Does that mean that this California lawsuit is nothing more than a show of vanity, destined to fail? Absolutely not. In fact, by a strict reading of the case law and the documents in the case, the plaintiffs should win in a walk.

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Russia Eyes Crimea’s Oil and Gas Reserves

Dave here. In case you were thinking that the Great Game was obsolete or something. Needless to say the referendum passed, this was written slightly before the release of the results. By Nick Cunningham, a Washington DC-based writer on energy and environmental issues. You can follow him on twitter at @nickcunningham1. Cross-posted at Oil Price. […]

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Why the Justice Department Inspector General Report on Mortgage Fraud Matters

Hello, folks! As Yves is off explaining the world to Washington, I’m manning the controls for a couple days.

This allows me to ensure that NC has that whole Justice Department IG report on mortgage fraud covered. I know that Yves heaved the written equivalent of a sigh at the news, and she wasn’t wrong. Nothing tangible is likely to happen for the borrowers victimized by the abusive practices that DoJ willfully neglected to prosecute. And there’s surely a seat being kept warm at Covington & Burling for Eric Holder’s post-government career; this won’t hurt him a bit.

But because I don’t feel the coverage so far has plumbed the depths of this corruption, and because it’s still happening, it’s not worth going silent just yet. It’s probably spitting into the wind, yes, but I’ve got the time and the spit, so I want to note a few things.

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Banker Farce: Spanish Bank CEO Launches Moral Crusade Against Political Corruption

“We have to fight corruption in order to build a new model of more sustainable and fairer growth.”

These laudable words came from the least likely of mouths – that of Francisco González, CEO of Spanish banking giant Banco Bilbao Vizcaya Argentaria (BBVA). González was speaking at the bank’s annual shareholder meeting, held last week in Bilbao.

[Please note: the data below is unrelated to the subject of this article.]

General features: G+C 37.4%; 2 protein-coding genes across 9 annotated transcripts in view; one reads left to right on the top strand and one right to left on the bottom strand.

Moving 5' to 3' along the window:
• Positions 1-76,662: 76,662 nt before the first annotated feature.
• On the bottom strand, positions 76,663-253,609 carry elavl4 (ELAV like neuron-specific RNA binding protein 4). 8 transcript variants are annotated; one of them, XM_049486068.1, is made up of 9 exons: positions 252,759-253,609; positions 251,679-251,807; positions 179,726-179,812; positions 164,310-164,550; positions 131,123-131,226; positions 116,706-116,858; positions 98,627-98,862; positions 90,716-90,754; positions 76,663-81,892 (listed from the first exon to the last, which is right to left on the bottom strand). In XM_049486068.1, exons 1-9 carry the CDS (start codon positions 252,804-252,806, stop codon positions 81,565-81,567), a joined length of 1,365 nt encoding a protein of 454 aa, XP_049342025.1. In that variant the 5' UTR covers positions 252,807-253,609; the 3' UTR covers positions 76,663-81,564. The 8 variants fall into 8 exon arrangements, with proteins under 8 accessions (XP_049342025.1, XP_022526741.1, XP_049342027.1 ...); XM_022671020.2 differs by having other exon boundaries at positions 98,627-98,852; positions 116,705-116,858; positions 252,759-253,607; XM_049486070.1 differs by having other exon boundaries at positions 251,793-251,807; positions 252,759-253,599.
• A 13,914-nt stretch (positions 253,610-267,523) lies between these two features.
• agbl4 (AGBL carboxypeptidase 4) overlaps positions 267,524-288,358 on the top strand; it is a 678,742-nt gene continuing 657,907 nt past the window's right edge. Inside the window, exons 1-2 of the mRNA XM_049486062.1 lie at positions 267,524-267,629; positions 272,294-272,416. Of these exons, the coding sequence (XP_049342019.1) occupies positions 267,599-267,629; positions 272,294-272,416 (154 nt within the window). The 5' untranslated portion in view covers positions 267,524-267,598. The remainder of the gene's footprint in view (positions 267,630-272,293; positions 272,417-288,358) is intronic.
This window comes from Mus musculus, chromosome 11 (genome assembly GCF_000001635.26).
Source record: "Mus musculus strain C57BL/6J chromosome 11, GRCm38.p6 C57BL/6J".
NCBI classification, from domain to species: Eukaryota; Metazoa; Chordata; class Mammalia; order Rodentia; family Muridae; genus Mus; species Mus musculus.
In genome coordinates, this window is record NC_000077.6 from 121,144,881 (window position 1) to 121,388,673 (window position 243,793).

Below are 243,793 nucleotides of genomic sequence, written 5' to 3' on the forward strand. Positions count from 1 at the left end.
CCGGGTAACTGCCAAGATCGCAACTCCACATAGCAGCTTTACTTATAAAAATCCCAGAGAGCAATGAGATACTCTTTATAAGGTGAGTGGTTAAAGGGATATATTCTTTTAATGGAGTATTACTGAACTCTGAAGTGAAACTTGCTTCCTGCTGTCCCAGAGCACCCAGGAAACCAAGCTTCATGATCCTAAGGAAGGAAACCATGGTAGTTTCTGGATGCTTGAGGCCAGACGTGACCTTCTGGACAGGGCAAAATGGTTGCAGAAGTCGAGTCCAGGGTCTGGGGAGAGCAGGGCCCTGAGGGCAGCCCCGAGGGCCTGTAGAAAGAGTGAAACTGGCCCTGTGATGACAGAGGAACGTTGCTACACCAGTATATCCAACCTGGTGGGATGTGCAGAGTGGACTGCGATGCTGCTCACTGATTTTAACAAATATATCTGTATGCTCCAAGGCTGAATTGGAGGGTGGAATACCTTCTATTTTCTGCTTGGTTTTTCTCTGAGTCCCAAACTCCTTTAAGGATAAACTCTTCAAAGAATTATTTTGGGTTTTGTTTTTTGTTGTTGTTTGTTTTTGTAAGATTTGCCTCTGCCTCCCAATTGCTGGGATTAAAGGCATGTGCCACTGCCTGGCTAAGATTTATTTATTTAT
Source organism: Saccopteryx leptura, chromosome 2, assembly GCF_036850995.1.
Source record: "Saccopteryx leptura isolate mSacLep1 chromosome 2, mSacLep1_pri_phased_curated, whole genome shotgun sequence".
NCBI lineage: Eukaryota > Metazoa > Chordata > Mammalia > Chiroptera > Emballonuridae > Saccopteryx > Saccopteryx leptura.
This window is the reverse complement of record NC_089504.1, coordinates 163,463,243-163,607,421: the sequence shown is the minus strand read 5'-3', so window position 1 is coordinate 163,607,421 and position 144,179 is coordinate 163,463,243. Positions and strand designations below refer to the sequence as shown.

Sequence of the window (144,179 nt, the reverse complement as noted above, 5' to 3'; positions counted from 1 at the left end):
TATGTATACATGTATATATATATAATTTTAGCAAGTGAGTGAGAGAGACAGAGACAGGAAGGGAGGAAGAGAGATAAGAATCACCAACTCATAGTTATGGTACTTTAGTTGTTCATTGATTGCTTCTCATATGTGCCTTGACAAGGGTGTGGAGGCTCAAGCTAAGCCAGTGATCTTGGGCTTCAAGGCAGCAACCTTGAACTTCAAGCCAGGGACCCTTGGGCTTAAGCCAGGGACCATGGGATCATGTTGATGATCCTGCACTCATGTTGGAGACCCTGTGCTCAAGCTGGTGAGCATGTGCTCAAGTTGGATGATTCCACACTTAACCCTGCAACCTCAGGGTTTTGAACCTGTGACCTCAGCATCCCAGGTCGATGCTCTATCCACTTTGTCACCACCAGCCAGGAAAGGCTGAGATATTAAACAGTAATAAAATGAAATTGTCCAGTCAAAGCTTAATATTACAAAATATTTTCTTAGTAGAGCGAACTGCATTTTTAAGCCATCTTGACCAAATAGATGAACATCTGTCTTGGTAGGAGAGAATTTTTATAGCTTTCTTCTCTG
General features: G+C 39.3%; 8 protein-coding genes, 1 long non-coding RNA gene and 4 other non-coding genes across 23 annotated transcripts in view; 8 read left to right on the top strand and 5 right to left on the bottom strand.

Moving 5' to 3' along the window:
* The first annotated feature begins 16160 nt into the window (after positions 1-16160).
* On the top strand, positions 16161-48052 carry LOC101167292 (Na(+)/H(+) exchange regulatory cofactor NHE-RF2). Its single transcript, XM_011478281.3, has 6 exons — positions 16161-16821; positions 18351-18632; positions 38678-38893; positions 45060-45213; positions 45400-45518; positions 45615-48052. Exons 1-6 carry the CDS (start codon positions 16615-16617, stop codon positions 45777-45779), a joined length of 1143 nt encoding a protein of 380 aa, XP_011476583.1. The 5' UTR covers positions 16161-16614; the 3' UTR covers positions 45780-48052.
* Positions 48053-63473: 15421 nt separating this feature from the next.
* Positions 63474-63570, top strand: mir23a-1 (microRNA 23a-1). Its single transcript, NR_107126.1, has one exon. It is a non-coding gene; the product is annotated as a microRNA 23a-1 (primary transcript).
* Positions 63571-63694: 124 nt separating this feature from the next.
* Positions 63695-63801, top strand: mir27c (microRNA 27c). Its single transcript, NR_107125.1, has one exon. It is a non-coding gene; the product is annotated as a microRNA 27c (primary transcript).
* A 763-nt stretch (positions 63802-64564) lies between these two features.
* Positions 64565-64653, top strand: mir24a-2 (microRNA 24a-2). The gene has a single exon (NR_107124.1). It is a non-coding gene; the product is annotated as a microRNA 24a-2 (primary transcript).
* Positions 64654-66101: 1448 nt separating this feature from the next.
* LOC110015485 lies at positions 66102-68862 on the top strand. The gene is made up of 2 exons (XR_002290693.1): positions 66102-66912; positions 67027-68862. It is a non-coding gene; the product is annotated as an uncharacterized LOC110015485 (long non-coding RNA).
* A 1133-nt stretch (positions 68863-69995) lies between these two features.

BBVA is Spain’s second biggest bank with operations in more than 30 countries including the U.S., China, Argentina, Columbia and Mexico. It has about 107,000 employees, 47 million customers worldwide, a million shareholders and now, it seems, a moralizing CEO.

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Chris Mayer: How Fiat Money Works

Warren Mosler tells a good story that shows how our economy works at its most basic level.

Imagine parents create coupons they use to pay their kids for doing chores around the house. They “tax” the kids 10 coupons per week. If the kids don’t have 10 coupons, the parents punish them. “This closely replicates taxation in the real economy, where we have to pay our taxes or face penalties,” Mosler writes.

So now our household has its own currency. This is much like the U.S. government, which issues dollars, a fiat currency. (Meaning Uncle Sam doesn’t have to give you something else for it. Say, like a certain weight in gold.) If you think through this simple analogy, all kinds of interesting insights emerge.

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David Dayen: Elizabeth Warren, Tom Coburn Introduce “Naked Capitalism Was Right About the Corruption of Financial Regulators Act” (Not Actually Called That)

I’ve been going out of my mind the past few days seeing the easily duped traditional media uncritically printing statistical analysis from JPMorgan Chase’s roundelay of get-out-of-jail-almost-free settlements. The gist of it, and this must have been in a Department of Justice release somewhere, is that JPM has “paid” $20 billion over the last calendar year to resolve a variety of disputes, the most recent being their admission that they knew the bogus nature of Bernie Madoff’s business and never generated any suspicious activity reports or raised red flags for regulators (the fact that they took their money out of Madoff feeder funds right before he was arrested being a smoking gun)… $20 billion is a FAKE NUMBER.

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David Dayen: IRS Confirms that $12 Billion in “Mortgage Relief” in National Mortgage Settlement Completely Worthless

The IRS settles something I noticed a while ago and has now been finally confirmed. In short: big banks who robbed homes from Americans got a penalty that entailed, quite literally, giving homeowners worthless allowances.

The issue concerns the Mortgage Forgiveness Debt Relief Act, which expires at the end of the year. After December 31, all mortgage relief that involves debt forgiveness of any kind will be taxable to the borrower. This affects principal reductions, of course, but also short sales, with the idea being that this involves the bank “forgiving” the difference between the total owed on the mortgage and the price of the short sale. There are hardships exemptions to this but they involve the functional equivalent of bankruptcy – you have to prove that your total liabilities exceed your total assets.